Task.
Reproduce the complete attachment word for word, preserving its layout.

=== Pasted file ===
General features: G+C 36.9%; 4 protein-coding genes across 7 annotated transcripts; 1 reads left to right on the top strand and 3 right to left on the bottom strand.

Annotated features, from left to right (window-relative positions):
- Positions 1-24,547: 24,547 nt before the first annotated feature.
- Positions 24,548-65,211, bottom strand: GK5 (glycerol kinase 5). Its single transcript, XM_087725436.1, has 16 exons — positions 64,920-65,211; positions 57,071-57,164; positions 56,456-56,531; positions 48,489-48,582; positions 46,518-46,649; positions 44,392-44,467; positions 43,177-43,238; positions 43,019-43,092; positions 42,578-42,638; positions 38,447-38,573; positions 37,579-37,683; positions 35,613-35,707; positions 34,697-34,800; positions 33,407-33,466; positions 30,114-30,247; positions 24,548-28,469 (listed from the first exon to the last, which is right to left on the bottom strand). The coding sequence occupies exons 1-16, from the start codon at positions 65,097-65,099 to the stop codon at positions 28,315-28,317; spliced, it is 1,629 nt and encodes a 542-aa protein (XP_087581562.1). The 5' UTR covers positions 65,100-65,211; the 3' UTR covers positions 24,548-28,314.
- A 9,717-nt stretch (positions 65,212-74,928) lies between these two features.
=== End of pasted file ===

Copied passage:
General features: G+C 36.9%; 4 protein-coding genes across 7 annotated transcripts; 1 reads left to right on the top strand and 3 right to left on the bottom strand.

Annotated features, from left to right (window-relative positions):
- Positions 1-24,547: 24,547 nt before the first annotated feature.
- Positions 24,548-65,211, bottom strand: GK5 (glycerol kinase 5). Its single transcript, XM_087725436.1, has 16 exons — positions 64,920-65,211; positions 57,071-57,164; positions 56,456-56,531; positions 48,489-48,582; positions 46,518-46,649; positions 44,392-44,467; positions 43,177-43,238; positions 43,019-43,092; positions 42,578-42,638; positions 38,447-38,573; positions 37,579-37,683; positions 35,613-35,707; positions 34,697-34,800; positions 33,407-33,466; positions 30,114-30,247; positions 24,548-28,469 (listed from the first exon to the last, which is right to left on the bottom strand). The coding sequence occupies exons 1-16, from the start codon at positions 65,097-65,099 to the stop codon at positions 28,315-28,317; spliced, it is 1,629 nt and encodes a 542-aa protein (XP_087581562.1). The 5' UTR covers positions 65,100-65,211; the 3' UTR covers positions 24,548-28,314.
- A 9,717-nt stretch (positions 65,212-74,928) lies between these two features.